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Warren Co. Jail closing, local police frustrated

The Warren County Jail is finally shutting down. But local police departments say they will suffer because of its closure.

WARREN COUNTY, IOWA, Iowa — The Warren County Jail is finally shutting down. But local police departments say they will suffer because of its closure.

A stillness is falling over the Warren County Courthouse and Jail. After years of deteriorating conditions, the doors are finally closing Friday. The biggest change on the horizon is that inmates inside the third-floor jail are moving to surrounding counties’ jails, including Jasper and Clarke counties.

“There’s been a certain level of frustration,” said Captain Brian Scher with the Indianola Police Department.

Capt. Scher says Indianola Police – and other cops in Warren County – will have to foot the bill to transport and house their inmates at those other county jails. The cost: $90 per inmate.

“Obviously we’re having a budgetary impact with the 90 dollars per prisoner that we’re going to drop off to the Warren County Sheriff’s Office,” Capt. Scher said. “And on average, the Indianola Police Department arrests 400 prisoners a year.”

That is $36,000 a year, when it used to be $0. Indianola Police did not need to pay anything before because moving inmates from the police station to the Warren County Jail was only a one minute drive. The drive to the Jasper County Jail is a nearly one-hour trip.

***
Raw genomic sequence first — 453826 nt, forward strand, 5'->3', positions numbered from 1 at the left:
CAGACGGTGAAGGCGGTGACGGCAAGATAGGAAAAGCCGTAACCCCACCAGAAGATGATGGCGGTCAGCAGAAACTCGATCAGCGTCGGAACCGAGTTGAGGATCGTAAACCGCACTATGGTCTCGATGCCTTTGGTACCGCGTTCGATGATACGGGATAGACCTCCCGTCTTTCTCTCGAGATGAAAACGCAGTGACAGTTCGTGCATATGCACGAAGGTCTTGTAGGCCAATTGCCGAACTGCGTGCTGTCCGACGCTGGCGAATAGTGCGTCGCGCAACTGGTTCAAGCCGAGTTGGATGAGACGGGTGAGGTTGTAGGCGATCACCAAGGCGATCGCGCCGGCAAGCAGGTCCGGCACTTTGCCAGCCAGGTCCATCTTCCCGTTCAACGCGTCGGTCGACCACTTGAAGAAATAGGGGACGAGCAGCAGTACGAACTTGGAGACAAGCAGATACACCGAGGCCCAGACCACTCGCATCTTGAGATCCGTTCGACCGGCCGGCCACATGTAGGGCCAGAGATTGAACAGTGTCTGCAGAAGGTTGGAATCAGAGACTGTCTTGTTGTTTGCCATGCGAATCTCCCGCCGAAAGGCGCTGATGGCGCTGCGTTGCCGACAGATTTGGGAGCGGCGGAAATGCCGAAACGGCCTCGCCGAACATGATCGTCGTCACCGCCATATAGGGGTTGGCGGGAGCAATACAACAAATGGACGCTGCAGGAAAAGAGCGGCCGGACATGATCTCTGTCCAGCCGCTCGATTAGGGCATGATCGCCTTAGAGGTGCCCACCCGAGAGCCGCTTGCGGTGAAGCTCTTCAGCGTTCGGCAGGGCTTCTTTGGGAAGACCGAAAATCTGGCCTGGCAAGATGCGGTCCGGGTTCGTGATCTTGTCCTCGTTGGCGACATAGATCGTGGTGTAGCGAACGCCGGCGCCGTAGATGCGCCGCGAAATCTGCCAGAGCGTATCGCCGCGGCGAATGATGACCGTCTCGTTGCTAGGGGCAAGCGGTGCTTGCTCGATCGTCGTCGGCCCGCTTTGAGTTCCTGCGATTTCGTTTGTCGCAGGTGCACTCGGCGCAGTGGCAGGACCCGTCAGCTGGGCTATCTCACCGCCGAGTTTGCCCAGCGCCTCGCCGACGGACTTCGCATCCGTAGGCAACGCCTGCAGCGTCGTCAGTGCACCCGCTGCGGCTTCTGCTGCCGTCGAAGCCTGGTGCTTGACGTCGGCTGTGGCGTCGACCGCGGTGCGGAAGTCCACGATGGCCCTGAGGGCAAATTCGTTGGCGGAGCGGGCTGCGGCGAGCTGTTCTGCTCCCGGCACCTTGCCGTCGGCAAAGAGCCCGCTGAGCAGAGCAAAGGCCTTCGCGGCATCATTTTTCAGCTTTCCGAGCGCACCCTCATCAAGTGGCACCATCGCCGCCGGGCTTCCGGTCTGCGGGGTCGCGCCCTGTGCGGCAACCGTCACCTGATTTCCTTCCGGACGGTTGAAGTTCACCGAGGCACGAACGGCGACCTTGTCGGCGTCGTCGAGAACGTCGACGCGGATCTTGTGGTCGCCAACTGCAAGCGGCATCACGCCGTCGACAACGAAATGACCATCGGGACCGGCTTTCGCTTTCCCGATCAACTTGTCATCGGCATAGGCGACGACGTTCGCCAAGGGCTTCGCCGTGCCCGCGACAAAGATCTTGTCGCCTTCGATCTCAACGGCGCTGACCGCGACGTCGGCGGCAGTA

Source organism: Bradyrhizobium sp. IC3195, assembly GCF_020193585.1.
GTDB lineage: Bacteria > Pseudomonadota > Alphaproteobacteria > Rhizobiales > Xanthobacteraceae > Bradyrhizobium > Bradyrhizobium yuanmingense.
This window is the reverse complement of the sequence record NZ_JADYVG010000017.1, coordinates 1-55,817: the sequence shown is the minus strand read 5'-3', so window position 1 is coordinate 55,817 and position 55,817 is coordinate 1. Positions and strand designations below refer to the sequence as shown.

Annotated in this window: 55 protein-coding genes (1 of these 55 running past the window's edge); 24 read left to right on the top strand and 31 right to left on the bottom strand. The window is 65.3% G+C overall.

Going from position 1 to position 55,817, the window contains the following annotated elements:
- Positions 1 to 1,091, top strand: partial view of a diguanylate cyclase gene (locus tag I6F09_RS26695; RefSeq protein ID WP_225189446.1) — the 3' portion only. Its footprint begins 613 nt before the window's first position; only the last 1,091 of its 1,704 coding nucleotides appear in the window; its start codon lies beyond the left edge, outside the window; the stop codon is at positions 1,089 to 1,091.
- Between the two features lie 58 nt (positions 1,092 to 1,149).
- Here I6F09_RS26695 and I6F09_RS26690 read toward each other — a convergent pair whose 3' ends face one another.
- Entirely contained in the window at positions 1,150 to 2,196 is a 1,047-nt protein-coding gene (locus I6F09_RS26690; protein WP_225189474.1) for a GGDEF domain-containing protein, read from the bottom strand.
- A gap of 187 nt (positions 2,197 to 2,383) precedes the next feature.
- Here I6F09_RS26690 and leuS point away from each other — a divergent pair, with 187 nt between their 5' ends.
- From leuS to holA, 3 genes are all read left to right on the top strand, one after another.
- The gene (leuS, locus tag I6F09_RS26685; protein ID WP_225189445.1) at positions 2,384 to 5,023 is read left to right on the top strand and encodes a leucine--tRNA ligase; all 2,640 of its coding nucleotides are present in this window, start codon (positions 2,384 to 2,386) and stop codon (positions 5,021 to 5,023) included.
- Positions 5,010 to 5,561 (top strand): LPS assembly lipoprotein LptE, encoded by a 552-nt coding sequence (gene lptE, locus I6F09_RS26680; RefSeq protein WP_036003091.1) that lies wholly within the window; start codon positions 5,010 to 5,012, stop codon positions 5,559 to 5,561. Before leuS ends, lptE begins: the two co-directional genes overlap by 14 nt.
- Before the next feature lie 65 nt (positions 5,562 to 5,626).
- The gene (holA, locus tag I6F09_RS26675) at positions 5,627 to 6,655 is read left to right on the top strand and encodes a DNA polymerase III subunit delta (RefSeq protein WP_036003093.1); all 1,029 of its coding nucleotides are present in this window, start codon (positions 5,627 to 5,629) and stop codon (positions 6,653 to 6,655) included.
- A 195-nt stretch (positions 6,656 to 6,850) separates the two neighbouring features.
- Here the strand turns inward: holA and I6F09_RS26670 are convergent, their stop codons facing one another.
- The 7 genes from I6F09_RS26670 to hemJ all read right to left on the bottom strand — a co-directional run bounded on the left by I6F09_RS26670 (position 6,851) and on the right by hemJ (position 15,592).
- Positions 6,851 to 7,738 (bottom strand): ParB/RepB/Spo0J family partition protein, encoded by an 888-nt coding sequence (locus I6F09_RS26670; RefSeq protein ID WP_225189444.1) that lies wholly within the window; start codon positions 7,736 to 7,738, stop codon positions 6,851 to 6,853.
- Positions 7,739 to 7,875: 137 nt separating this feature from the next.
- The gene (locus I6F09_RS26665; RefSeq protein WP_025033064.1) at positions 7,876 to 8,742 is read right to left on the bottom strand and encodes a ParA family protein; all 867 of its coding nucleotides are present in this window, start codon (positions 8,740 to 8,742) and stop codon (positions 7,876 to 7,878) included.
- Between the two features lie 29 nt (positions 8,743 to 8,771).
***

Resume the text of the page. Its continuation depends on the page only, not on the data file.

Jasper County Sheriff John Halferty tells Local 5 he is looking at taking in around 20 to 30 prisoners from Warren County — maybe even more.

“While it does benefit our county monetarily, our hope is that Warren County is able to get a plan and a bond issue developed so they can move forward with their own jail facility,” Sheriff Halferty said.

There is no timeline for when that will be. It could be several years.

Indianola Police says one good part about this plan is that Warren County deputies will drive the prisoners to their new facilities — not the officers from the local police departments.

“They don’t have to travel far,” Capt. Scher said. “Most officers are injured of killed in car accidents.”

But while the calm is just starting at the jail, the chaos for local agencies is just beginning.

“This is the best option at this point,” Capt. Scher said. “This is the hand we’re dealt so we’re going to play it.”

Warren County voters have a chance to approve a new jail. They will vote on a bond referendum in March.

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